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Navigating the Future Within the Next.js App Router



Joaquin Montes


Agu Seguí




7 minutes


With every new paradigm shift, new patterns emerge. Dive into how we leverage the powerful Next.js App Router and avoid common mistakes.

Navigating the Future Within the Next.js App Router

Joaquin Montes / Agu Seguí
Hero Next.js App Router

It has been a year since Guillermo Rauch first announced the App Router paradigm at Next.js Conf in SF. Despite the time that has passed, many web developers still find the App Router paradigm unfamiliar and challenging. I was in the same boat for a while.

This post will discuss the challenges we faced when migrating to the App Router and introduce some new core concepts it brings to the Next.js development process. Our goal is to save you some headaches when experimenting with this not-so-new paradigm and, most importantly, encourage you to dive into what the Vercel team has brought to the game.

This article isn't going to cover all aspects of the App Router. If you need a detailed guide, the Next.js documentation, which is improving steadily, is your go-to, alongside the awesome Learn experience that's been totally updated. In this piece, we'll discuss some challenges we've faced and the solutions we've come up with. This could be handy for you. We'll also highlight some important parts of the official docs that interest you.

Clarifying Misconceptions

To avoid confusion, let's clear up a couple of misconceptions about the relationship between the App Router, Next.js features, and React.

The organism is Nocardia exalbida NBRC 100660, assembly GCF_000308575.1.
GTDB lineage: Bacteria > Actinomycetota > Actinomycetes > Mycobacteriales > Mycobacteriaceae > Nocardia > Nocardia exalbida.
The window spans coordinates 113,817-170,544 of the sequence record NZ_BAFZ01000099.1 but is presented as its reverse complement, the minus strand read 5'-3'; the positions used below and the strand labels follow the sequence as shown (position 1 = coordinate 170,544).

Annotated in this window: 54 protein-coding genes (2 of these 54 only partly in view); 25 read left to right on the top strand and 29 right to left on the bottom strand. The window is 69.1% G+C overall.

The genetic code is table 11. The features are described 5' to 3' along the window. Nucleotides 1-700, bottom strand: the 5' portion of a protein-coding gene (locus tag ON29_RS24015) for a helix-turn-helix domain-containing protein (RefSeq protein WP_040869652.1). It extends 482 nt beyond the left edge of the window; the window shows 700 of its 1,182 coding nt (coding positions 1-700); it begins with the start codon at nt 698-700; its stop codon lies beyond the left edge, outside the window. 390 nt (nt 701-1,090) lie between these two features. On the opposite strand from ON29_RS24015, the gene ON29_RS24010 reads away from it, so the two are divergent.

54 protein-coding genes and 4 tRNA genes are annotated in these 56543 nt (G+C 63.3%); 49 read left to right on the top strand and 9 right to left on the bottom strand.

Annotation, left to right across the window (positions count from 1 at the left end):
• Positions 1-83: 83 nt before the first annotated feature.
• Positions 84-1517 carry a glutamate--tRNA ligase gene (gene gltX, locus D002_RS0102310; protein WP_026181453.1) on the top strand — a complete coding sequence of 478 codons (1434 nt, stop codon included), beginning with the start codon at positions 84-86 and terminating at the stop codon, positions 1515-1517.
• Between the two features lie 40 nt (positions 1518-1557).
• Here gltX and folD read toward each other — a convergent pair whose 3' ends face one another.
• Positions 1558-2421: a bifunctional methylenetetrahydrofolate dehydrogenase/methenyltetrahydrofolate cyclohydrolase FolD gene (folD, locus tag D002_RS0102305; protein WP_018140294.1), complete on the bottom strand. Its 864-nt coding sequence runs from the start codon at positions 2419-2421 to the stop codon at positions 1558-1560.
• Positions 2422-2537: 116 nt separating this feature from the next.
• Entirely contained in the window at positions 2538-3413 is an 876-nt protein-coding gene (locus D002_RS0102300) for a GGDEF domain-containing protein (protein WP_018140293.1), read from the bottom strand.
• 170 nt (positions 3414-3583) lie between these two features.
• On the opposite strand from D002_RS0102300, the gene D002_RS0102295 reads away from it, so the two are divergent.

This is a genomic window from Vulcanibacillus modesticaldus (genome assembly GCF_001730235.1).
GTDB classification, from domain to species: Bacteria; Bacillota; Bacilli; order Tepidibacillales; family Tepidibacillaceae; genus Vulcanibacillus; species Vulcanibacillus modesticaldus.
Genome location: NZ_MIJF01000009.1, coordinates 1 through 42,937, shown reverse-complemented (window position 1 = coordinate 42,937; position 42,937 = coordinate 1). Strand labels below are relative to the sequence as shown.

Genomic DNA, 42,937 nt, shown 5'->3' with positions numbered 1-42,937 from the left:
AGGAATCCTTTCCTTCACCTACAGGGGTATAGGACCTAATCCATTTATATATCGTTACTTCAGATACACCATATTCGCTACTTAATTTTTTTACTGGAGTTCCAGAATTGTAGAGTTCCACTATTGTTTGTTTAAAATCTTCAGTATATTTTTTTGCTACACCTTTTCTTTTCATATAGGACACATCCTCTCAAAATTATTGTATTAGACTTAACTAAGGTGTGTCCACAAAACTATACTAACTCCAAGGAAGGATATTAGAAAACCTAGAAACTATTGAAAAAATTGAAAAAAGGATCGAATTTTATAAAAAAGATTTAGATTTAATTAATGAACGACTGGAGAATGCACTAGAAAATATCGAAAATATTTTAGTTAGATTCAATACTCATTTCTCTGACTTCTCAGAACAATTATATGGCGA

Next.js 13 is not the App Router

While the App Router was first introduced with the release of Next.js 13, it's important to note that they are not coupled together. Next.js 13 (and subsequent ones) has its own updates, and you can use these features alongside the old, familiar Pages Router.

What do React Server Components actually do?

To make decisions about migrating to the new Next.js paradigm, we need to know that React Server Components (RSC) are integral to the new App Router paradigm. Server Components run server side and send just the results to the client, bypassing hydration and not adding their own weight (in terms of JS) to the client bundle. This can significantly reduce the overall bundle size of your application, especially as you add more and more components.

Leveraging RSC Benefits

Many common tasks involving fetching data and performing server-side calculations, previously done in getStaticProps or getServerSideProps, can now be declared within the component itself. This simplifies the component's logic and provides more granular control over what should be static, revalidated, or blocked until fresh data is ready.

What about using hooks and managing state? Then, you’d use a Client Component, of course! But it’s important to structure your components so that you can fully leverage RSC benefits and sprinkle in the interactivity without making your whole app “use client". To that end, it's advisable to avoid using client components near the root level of your application (except for context and analytics providers) and your page.js files. This doesn't mean client components are bad; they are still suitable for handling state and user interactivity, but they’ll contribute to the overall JS bundle size you send to the client. This is key to thinking about your code architecture. Otherwise, you will have your entire application without leveraging RSC at all.

Don’t get lost across the component nesting

How can I know when I’m working on the client or server side? If you are working on a very nested component, until you get used to the new mindset, you could have doubts about which of the two environments this component lives. There isn’t a clear and definitive way for all cases, but you can use a couple of alternatives to your advantage.